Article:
Sunday, September 2, 2012

The War on Religious Messaging

In recent months we have heard a lot about the war on religion that has been a hallmark of the current federal administration. It seems that war may be tricking down to the state and county levels. On August 20 a church in Vienna, Virginia, filed a lawsuit in federal court against the Fairfax County Board. The subject if the lawsuit is this sign:

The reason that the church has sued over its neon sign has to do with an obscure zoning law that reared its ugly head about 2 months ago. It was shortly after the severe storm barreled its way through the Washington metro area on Friday, June 29. They have called it a derecho, but by any name it was a devastating force of nature. It left thousands without power, many for up to ten days or more.

I recall that when my husband and I went to church on the Sunday after the storm, our pastor joked that a lot of people were probably there to get out of the heat. Apparently such humor must have been common with clergy of various denominations, as the Methodist Church of the Good Shepherd posted a message on its brand new electronic sign that could be seen from the highway. The sign said: "WELCOME, Come on in and beat the heat." As one newspaper noted, "The church's good deed did not go unpunished."

The church had secured the necessary permits for the $37,000 sign before having it installed earlier this year. Until the time of the derecho, there had been no problems with its messages. After the storm, the road that the church is on was closed in places due to trees and debris blocking the roadway. The church followed up its WELCOME message with one that said, “Also visit us at” and shortly after that a third message stating “Practicing the Presence Thurs., July 5, 1 p.m.”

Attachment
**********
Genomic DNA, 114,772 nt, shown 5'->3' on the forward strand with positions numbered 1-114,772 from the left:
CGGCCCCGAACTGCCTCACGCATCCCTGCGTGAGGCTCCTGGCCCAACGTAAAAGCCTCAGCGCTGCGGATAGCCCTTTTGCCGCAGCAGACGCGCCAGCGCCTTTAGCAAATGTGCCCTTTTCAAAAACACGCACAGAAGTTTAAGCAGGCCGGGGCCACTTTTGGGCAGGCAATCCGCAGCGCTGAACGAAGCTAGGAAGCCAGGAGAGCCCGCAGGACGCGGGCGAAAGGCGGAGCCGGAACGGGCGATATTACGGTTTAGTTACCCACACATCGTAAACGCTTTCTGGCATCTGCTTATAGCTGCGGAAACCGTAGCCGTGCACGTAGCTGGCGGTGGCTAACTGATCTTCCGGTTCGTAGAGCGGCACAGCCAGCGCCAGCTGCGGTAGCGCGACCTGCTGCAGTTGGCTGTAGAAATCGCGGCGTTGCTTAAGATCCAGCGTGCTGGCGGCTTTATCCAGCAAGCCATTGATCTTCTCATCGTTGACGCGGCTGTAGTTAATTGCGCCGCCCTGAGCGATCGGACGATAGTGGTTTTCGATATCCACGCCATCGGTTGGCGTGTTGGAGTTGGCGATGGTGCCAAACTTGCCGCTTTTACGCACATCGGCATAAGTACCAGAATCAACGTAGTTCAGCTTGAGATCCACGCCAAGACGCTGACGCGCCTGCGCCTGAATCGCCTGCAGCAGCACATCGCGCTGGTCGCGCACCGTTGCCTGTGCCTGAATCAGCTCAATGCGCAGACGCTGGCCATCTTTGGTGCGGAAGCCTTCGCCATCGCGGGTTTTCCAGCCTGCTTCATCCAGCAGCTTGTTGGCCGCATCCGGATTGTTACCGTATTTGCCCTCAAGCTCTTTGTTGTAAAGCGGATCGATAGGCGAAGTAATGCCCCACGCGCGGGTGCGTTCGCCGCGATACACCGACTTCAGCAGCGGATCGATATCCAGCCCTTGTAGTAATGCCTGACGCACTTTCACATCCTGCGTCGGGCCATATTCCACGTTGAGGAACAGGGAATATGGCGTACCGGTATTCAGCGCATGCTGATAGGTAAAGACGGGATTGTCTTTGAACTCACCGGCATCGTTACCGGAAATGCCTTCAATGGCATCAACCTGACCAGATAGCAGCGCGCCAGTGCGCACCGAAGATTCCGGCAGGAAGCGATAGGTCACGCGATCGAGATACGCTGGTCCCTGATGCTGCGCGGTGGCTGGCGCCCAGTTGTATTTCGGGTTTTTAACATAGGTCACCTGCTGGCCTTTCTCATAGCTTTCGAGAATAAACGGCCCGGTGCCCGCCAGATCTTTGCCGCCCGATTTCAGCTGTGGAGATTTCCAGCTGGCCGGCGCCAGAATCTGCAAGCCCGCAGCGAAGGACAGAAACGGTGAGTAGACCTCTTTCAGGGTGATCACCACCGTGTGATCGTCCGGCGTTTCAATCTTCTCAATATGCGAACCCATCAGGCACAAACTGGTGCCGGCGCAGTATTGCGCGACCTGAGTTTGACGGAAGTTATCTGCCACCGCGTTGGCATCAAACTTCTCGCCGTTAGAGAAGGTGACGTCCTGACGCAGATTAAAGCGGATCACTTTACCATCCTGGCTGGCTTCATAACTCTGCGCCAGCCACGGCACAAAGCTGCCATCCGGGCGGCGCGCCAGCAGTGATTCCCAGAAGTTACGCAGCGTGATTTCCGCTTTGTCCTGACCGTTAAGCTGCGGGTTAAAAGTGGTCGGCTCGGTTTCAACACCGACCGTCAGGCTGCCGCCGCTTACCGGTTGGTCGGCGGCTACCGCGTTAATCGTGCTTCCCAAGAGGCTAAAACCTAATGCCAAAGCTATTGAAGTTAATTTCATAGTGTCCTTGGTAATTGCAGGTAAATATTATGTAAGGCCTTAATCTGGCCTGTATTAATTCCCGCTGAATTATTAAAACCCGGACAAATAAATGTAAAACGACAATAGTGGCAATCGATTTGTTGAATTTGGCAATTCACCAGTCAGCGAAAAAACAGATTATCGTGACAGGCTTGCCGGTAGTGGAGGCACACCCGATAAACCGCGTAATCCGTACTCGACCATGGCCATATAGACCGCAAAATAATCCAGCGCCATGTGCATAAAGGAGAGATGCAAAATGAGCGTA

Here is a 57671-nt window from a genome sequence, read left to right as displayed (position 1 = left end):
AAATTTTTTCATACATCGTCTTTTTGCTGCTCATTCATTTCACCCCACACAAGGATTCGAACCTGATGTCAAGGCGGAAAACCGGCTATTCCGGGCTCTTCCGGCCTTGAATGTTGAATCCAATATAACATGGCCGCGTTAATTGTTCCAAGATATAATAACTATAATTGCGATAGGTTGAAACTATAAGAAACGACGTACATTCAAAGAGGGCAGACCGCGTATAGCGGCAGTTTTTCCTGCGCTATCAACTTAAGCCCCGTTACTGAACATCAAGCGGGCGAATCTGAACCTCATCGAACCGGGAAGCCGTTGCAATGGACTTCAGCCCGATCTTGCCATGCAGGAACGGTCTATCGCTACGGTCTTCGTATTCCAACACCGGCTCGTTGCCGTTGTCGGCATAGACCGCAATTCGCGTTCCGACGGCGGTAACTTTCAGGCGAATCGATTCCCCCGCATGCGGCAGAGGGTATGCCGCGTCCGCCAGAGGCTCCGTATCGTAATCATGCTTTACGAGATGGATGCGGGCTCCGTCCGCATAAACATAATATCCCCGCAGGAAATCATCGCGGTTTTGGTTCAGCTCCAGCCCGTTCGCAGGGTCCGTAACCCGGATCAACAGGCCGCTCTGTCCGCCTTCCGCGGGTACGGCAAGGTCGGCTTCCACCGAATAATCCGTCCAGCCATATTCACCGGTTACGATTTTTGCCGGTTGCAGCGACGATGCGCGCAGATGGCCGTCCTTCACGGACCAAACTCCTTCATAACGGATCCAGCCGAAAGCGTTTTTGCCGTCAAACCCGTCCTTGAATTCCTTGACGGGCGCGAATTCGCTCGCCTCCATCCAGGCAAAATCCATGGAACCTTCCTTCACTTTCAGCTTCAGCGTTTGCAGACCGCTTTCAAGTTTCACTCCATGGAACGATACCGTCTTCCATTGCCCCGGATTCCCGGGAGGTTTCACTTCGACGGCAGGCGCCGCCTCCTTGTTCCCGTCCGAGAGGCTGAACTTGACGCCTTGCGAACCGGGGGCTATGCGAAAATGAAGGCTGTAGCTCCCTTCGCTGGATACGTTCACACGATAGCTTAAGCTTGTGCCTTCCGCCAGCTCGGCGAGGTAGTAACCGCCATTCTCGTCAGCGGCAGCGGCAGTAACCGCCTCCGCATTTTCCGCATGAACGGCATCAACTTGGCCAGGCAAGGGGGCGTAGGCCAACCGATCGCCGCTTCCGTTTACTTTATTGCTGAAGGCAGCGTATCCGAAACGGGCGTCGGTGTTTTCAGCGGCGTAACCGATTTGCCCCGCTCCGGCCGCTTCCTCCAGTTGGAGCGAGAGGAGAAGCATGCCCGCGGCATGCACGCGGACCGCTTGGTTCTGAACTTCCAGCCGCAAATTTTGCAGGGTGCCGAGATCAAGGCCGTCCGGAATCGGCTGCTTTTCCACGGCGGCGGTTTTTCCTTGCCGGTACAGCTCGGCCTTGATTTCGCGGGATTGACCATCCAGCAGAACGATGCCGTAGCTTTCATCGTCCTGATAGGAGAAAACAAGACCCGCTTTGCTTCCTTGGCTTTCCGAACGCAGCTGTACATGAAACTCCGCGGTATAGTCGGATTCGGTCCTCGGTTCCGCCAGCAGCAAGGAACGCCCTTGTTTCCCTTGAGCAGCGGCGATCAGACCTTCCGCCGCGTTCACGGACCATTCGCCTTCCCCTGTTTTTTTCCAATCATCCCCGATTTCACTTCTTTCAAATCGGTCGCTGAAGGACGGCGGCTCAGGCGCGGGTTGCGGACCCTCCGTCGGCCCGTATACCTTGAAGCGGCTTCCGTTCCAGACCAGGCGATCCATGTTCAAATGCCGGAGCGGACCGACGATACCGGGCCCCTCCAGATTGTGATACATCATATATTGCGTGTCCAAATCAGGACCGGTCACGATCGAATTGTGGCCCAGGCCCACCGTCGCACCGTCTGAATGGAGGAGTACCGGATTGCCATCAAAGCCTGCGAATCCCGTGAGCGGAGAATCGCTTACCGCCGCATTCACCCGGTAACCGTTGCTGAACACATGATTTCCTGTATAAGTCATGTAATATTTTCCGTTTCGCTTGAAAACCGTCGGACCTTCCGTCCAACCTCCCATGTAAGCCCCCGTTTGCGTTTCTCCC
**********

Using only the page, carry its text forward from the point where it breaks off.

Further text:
It was then that the county zoning board sprang into action to protect the citizens of the county from overzealous message posters. It is reported that the county board had staked out the church as a result of the first sign it posted because it deemed the sign to be offensive. Whatever the reason, the church soon received a notice from the county board telling it that it was in violation of the obscure code provision that holds a sign owner in violation of an ordinance that allows “any movable copy sign … to change messages a maximum of two times within a 24-hour period.”

So, because the church dared to post THREE messages within 24-hours, it was told to immediately limit its messages to two per 24-hours OR demolish its sign completely. Given these two options, the church opted for a THIRD -- file a lawsuit based on violation of its First Amendment right to free speech.

How did the county respond to this challenge to its fascist code provisions? It backed down, and a week later, after "reevaluating" its actions, withdrew the code violation charges. It now asks that the church only change the sign a reasonable number of times.

It is unclear whether the church will drop its lawsuit now that the county board dropped the charges against the church. The court could find the point of the lawsuit's issue to be moot if the church does not drop the lawsuit since the zoning violation charges have been dropped by the county board. But unless and until the code is changed, other sign-owners will have to be on the lookout for the "counters" whose job it is to stakeout churches and report to the county board how many times their message signs has been changed in a 24-hour period

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